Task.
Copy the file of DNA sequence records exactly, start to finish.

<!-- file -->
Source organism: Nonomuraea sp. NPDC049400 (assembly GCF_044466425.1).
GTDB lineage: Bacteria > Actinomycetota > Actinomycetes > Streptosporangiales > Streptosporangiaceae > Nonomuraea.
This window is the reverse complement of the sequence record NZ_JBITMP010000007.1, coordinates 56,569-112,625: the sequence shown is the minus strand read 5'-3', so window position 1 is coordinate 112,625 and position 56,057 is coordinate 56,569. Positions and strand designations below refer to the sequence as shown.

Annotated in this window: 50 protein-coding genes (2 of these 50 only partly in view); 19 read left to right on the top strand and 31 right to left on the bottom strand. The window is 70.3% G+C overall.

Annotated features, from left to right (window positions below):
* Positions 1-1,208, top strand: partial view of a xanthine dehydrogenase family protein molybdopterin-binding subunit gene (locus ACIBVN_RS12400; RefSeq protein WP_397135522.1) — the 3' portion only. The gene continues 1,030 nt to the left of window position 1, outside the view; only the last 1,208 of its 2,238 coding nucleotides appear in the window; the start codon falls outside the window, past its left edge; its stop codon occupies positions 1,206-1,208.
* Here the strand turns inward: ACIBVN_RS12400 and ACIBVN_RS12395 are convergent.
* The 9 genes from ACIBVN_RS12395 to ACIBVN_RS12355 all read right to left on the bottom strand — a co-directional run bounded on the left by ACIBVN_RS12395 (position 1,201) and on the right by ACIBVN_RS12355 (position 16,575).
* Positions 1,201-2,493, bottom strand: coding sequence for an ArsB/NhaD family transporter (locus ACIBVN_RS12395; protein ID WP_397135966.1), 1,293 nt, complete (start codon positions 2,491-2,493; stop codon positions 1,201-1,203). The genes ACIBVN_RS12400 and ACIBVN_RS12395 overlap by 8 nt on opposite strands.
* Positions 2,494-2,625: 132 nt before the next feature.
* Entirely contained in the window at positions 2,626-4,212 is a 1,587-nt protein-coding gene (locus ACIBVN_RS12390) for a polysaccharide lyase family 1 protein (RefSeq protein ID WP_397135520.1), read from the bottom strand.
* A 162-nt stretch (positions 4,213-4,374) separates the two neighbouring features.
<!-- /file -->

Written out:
Source organism: Nonomuraea sp. NPDC049400 (assembly GCF_044466425.1).
GTDB lineage: Bacteria > Actinomycetota > Actinomycetes > Streptosporangiales > Streptosporangiaceae > Nonomuraea.
This window is the reverse complement of the sequence record NZ_JBITMP010000007.1, coordinates 56,569-112,625: the sequence shown is the minus strand read 5'-3', so window position 1 is coordinate 112,625 and position 56,057 is coordinate 56,569. Positions and strand designations below refer to the sequence as shown.

Annotated in this window: 50 protein-coding genes (2 of these 50 only partly in view); 19 read left to right on the top strand and 31 right to left on the bottom strand. The window is 70.3% G+C overall.

Annotated features, from left to right (window positions below):
* Positions 1-1,208, top strand: partial view of a xanthine dehydrogenase family protein molybdopterin-binding subunit gene (locus ACIBVN_RS12400; RefSeq protein WP_397135522.1) — the 3' portion only. The gene continues 1,030 nt to the left of window position 1, outside the view; only the last 1,208 of its 2,238 coding nucleotides appear in the window; the start codon falls outside the window, past its left edge; its stop codon occupies positions 1,206-1,208.
* Here the strand turns inward: ACIBVN_RS12400 and ACIBVN_RS12395 are convergent.
* The 9 genes from ACIBVN_RS12395 to ACIBVN_RS12355 all read right to left on the bottom strand — a co-directional run bounded on the left by ACIBVN_RS12395 (position 1,201) and on the right by ACIBVN_RS12355 (position 16,575).
* Positions 1,201-2,493, bottom strand: coding sequence for an ArsB/NhaD family transporter (locus ACIBVN_RS12395; protein ID WP_397135966.1), 1,293 nt, complete (start codon positions 2,491-2,493; stop codon positions 1,201-1,203). The genes ACIBVN_RS12400 and ACIBVN_RS12395 overlap by 8 nt on opposite strands.
* Positions 2,494-2,625: 132 nt before the next feature.
* Entirely contained in the window at positions 2,626-4,212 is a 1,587-nt protein-coding gene (locus ACIBVN_RS12390) for a polysaccharide lyase family 1 protein (RefSeq protein ID WP_397135520.1), read from the bottom strand.
* A 162-nt stretch (positions 4,213-4,374) separates the two neighbouring features.